The module 3 corresponds to the level of intervention of subnational entities, i.e. Municipal Districts and Indigenous Communities and Territories (ICT) where LAPs seek to promote multipurpose land administration systems.

Module 3: LAPs and Subnational Entities

The role of municipal governments

This module analyses the intervention of LAPs at subnational level, placing particular emphasis on the effects of LAPs on subnational entities corresponding to municipalities and to a lesser extent the effects within Indigenous Communities and Territories (ICT).

Decentralization processes in Latin America

The Municipal Government is the territorial body in charge of the municipal territory or municipality; it enjoys political, fiscal and administrative autonomy within the limits agreed by the constitution and the decentralization laws of each country.
In Latin America, municipal governments began to take on administrative, political and tax functions from the 1980s onwards, with the new political and administrative division of national territories1. This decentralization process was driven by the growing demands for services in the provinces and by the change in perception in relation to citizen participation, which stopped being seen as a risk and came to be considered a solution in terms of protecting the strategic resources of territories2.
In recent years municipal governments have stronger powers from central government and as a result of decentralized cooperation. This is partly due to decentralized management having demonstrated good results in terms of citizen participation3, meeting the needs of the population, fighting poverty4, and accountability and transparency5.

The main characteristics of municipal governments

Municipal governments are not part of the executive government but are autonomous authorities, elected directly by the people with a mandate to promote the development of their territory.

They have extensive powers to set up their own local projects and standards, provided they do not contravene national legislation. The functions of municipal governments include the following:

  • Provision of state-run home services and basic unmet needs as regards health, education, environmental cleanliness, drinking water in homes, recreation and sport.
  • Organization and planning of the economic, social and environmental development of their territory and construction of facilities required for municipal progress.
  • Control of the appropriate management of renewable natural resources and the environment.
  • Promotion of community participation and the social and cultural improvement of their inhabitants6.

Each country has set limits on municipal autonomy differently, however there are common spheres within which municipal governments can act independently:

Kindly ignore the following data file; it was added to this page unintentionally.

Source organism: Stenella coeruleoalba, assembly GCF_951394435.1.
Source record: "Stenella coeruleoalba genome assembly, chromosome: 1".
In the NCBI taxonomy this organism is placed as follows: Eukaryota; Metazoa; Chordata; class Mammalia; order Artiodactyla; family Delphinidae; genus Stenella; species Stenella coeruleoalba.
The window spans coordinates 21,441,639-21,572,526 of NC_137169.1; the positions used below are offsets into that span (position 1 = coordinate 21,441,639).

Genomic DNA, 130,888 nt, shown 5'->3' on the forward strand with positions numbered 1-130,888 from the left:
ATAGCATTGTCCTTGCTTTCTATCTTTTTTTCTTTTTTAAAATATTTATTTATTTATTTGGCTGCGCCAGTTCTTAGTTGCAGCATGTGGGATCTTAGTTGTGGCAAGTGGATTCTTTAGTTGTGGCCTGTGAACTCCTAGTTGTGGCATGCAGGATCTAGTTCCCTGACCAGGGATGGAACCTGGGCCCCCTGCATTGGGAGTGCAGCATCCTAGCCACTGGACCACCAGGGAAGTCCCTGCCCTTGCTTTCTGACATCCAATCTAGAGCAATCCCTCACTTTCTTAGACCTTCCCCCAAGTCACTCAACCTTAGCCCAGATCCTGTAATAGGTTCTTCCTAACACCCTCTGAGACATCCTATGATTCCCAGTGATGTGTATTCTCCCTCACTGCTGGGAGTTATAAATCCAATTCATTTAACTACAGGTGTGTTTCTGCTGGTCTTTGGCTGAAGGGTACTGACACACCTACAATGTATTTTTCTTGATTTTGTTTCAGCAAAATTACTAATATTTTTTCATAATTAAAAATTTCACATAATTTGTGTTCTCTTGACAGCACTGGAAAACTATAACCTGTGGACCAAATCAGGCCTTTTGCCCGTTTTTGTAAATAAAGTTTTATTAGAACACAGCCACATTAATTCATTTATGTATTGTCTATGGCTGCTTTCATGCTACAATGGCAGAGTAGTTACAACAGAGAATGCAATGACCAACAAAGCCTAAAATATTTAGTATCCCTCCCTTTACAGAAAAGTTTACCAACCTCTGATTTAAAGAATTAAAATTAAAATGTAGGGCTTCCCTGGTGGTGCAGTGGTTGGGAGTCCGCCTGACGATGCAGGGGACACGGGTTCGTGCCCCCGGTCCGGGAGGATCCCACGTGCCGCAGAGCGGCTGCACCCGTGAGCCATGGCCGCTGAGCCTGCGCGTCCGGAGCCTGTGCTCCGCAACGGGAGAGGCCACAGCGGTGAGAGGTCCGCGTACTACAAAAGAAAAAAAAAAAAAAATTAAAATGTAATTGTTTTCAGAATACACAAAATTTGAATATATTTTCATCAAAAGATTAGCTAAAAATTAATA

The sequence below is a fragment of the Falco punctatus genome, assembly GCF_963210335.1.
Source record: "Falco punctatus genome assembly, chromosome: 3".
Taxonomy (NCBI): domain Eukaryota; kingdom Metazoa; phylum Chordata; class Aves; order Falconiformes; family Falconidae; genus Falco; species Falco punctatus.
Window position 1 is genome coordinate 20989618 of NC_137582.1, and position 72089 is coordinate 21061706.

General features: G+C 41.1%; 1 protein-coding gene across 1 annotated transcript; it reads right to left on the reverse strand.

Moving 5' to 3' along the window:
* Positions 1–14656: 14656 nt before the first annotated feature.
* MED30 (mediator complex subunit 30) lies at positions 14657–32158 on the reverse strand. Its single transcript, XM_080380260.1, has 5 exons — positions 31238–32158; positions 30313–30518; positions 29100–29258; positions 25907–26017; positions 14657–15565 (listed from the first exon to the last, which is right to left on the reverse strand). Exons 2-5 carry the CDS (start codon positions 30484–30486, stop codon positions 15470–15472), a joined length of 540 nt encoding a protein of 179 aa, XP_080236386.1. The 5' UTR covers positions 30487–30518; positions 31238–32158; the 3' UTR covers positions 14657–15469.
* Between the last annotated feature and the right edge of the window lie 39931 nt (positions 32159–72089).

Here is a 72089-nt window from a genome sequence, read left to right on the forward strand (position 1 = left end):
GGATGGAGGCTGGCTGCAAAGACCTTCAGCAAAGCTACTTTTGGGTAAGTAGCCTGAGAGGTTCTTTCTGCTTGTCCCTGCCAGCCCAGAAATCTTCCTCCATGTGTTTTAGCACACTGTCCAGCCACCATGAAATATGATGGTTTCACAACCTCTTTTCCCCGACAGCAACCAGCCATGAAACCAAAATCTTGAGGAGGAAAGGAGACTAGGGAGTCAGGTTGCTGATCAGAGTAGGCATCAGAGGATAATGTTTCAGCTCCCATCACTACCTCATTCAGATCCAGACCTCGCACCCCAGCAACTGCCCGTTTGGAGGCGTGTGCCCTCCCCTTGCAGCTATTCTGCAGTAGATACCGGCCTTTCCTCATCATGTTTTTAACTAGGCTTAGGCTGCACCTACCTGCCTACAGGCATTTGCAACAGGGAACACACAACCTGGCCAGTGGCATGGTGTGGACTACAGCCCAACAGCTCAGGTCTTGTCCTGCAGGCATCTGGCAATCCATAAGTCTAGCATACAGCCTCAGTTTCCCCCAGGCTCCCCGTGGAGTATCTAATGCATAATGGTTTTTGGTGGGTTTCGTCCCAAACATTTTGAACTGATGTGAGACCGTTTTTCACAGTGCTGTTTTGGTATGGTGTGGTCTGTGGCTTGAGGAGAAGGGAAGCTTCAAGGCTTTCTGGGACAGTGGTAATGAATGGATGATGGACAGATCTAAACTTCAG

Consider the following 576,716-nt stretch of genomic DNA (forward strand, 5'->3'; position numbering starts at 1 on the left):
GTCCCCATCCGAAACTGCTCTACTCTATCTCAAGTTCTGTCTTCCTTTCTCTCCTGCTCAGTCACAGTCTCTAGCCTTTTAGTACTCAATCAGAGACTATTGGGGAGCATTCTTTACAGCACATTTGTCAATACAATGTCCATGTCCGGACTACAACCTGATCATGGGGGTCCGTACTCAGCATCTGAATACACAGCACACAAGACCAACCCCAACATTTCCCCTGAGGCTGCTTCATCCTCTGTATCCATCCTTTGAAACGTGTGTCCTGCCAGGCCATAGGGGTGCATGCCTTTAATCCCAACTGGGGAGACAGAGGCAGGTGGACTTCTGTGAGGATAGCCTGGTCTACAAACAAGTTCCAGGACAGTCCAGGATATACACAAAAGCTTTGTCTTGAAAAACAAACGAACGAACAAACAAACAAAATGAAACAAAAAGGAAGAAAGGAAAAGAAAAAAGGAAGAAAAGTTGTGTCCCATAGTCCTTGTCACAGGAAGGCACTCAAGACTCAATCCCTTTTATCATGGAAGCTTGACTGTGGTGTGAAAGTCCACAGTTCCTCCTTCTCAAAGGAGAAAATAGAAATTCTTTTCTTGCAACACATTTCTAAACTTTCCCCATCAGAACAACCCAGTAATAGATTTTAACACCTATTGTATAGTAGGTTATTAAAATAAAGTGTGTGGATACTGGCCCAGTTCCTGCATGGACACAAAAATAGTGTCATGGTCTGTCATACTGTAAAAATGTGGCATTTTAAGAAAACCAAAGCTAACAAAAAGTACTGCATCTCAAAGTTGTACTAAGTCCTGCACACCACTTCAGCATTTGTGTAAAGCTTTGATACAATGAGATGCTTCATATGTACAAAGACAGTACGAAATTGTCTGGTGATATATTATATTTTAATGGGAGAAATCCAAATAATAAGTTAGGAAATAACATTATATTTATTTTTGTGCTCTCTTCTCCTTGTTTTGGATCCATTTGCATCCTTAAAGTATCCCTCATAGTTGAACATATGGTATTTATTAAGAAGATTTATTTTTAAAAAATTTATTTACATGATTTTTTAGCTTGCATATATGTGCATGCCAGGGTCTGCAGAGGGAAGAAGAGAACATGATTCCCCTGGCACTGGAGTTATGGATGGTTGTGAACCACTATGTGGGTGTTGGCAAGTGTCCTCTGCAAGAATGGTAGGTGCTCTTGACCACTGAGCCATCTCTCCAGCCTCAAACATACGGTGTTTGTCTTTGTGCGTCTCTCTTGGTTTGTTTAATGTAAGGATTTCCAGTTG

• In the political sphere: by establishing local policies, plans and regulatory mechanisms.
  • In the financial sphere: by municipal taxation, costs, funding, definition and implementation of the budget.
  • In the administrative sphere: by internal organization, technical aspects, provision of municipal public services, and contracting and deployment of staff.

The powers of municipal governments in land administration

In Latin America there is no homogeneous model for the functions and powers of municipal governments in terms of land administration, however the decentralization policies started during the 1980s prompted municipal authorities to establish their own systems for raising property taxes and institutions for the administration of land and receipts.
Through these powers, municipal governments perform a key role in land titling and in cadastral mapping. As regards land titling, municipal governments have powers for transferring, titling and raising to full tenure land registered in the name of municipal governments (ejidos, shipyards, municipal forests, etc.).
As regards cadastral mapping, the power to collect property taxes (except in El Salvador) has led to the creation of fiscal cadastres, and these have supported the planning and creation of public facilities and risk prevention plans within municipalities. The same municipalities are in charge of cadastral updating, however, in several countries in the region, intermediate authorities have been set up between central government and municipal governments, at the level of departments, provinces or federal states (as in Mexico and Brazil) with the aim of supporting municipalities in cadastral updating work.

The various models for the decentralization and deconcentration of land administration functions

The various models for the decentralization and deconcentration of land administration functions


1 Lora, E. (2007).
2 Larson, A. & Soto, F. (2008).
3 Sabaini, J. & al. (2007); Montero, A. & Samuels, D. (2004).
4 Burns, T. (2007); Sabaini, J. & al. (2007).
5 Banco Mundial (2000).
6 FAO (2003).